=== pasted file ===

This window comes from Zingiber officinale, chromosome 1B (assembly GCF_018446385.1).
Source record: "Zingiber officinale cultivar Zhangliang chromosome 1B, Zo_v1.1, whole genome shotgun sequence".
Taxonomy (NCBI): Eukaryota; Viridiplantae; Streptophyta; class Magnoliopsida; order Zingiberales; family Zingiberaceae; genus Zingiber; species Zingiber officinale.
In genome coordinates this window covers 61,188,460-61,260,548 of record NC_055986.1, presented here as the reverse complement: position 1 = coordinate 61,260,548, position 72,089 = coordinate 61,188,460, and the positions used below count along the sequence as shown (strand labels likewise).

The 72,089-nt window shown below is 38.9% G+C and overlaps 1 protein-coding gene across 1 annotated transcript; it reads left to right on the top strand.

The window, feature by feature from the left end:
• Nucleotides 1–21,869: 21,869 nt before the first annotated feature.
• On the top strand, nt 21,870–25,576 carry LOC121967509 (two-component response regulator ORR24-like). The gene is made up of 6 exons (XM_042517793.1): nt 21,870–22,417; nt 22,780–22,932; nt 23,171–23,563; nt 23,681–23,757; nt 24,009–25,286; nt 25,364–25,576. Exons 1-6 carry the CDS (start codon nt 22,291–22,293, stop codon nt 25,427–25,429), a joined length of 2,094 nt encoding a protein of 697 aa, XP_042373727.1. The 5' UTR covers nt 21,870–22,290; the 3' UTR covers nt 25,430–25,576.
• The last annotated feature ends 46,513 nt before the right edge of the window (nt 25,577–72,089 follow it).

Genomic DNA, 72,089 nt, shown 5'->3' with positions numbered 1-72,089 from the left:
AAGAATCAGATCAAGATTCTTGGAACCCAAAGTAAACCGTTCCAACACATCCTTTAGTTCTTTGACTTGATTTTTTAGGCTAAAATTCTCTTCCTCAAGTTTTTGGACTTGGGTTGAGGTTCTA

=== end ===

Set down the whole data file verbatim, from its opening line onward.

This window comes from Zingiber officinale, chromosome 1B (assembly GCF_018446385.1).
Source record: "Zingiber officinale cultivar Zhangliang chromosome 1B, Zo_v1.1, whole genome shotgun sequence".
Taxonomy (NCBI): Eukaryota; Viridiplantae; Streptophyta; class Magnoliopsida; order Zingiberales; family Zingiberaceae; genus Zingiber; species Zingiber officinale.
In genome coordinates this window covers 61,188,460-61,260,548 of record NC_055986.1, presented here as the reverse complement: position 1 = coordinate 61,260,548, position 72,089 = coordinate 61,188,460, and the positions used below count along the sequence as shown (strand labels likewise).

The 72,089-nt window shown below is 38.9% G+C and overlaps 1 protein-coding gene across 1 annotated transcript; it reads left to right on the top strand.

The window, feature by feature from the left end:
• Nucleotides 1–21,869: 21,869 nt before the first annotated feature.
• On the top strand, nt 21,870–25,576 carry LOC121967509 (two-component response regulator ORR24-like). The gene is made up of 6 exons (XM_042517793.1): nt 21,870–22,417; nt 22,780–22,932; nt 23,171–23,563; nt 23,681–23,757; nt 24,009–25,286; nt 25,364–25,576. Exons 1-6 carry the CDS (start codon nt 22,291–22,293, stop codon nt 25,427–25,429), a joined length of 2,094 nt encoding a protein of 697 aa, XP_042373727.1. The 5' UTR covers nt 21,870–22,290; the 3' UTR covers nt 25,430–25,576.
• The last annotated feature ends 46,513 nt before the right edge of the window (nt 25,577–72,089 follow it).

Genomic DNA, 72,089 nt, shown 5'->3' with positions numbered 1-72,089 from the left:
AAGAATCAGATCAAGATTCTTGGAACCCAAAGTAAACCGTTCCAACACATCCTTTAGTTCTTTGACTTGATTTTTTAGGCTAAAATTCTCTTCCTCAAGTTTTTGGACTTGGGTTGAGGTTCTA